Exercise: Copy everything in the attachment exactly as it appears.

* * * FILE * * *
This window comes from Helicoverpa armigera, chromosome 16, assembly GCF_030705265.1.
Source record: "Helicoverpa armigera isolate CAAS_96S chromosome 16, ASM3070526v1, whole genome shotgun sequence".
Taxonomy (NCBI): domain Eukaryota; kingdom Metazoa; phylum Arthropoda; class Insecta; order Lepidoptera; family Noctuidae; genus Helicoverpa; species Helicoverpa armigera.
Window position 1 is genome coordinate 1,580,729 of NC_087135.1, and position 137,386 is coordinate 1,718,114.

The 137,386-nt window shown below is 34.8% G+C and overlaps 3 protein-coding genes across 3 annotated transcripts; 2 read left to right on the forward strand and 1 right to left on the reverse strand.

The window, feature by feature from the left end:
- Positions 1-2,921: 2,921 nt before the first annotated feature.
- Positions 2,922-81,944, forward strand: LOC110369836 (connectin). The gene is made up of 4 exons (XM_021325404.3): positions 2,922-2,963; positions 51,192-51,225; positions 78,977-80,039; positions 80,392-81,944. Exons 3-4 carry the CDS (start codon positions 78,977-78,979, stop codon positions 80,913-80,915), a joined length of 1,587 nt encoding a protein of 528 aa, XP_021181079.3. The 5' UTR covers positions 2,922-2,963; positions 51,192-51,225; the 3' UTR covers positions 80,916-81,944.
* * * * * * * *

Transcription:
This window comes from Helicoverpa armigera, chromosome 16, assembly GCF_030705265.1.
Source record: "Helicoverpa armigera isolate CAAS_96S chromosome 16, ASM3070526v1, whole genome shotgun sequence".
Taxonomy (NCBI): domain Eukaryota; kingdom Metazoa; phylum Arthropoda; class Insecta; order Lepidoptera; family Noctuidae; genus Helicoverpa; species Helicoverpa armigera.
Window position 1 is genome coordinate 1,580,729 of NC_087135.1, and position 137,386 is coordinate 1,718,114.

The 137,386-nt window shown below is 34.8% G+C and overlaps 3 protein-coding genes across 3 annotated transcripts; 2 read left to right on the forward strand and 1 right to left on the reverse strand.

The window, feature by feature from the left end:
- Positions 1-2,921: 2,921 nt before the first annotated feature.
- Positions 2,922-81,944, forward strand: LOC110369836 (connectin). The gene is made up of 4 exons (XM_021325404.3): positions 2,922-2,963; positions 51,192-51,225; positions 78,977-80,039; positions 80,392-81,944. Exons 3-4 carry the CDS (start codon positions 78,977-78,979, stop codon positions 80,913-80,915), a joined length of 1,587 nt encoding a protein of 528 aa, XP_021181079.3. The 5' UTR covers positions 2,922-2,963; positions 51,192-51,225; the 3' UTR covers positions 80,916-81,944.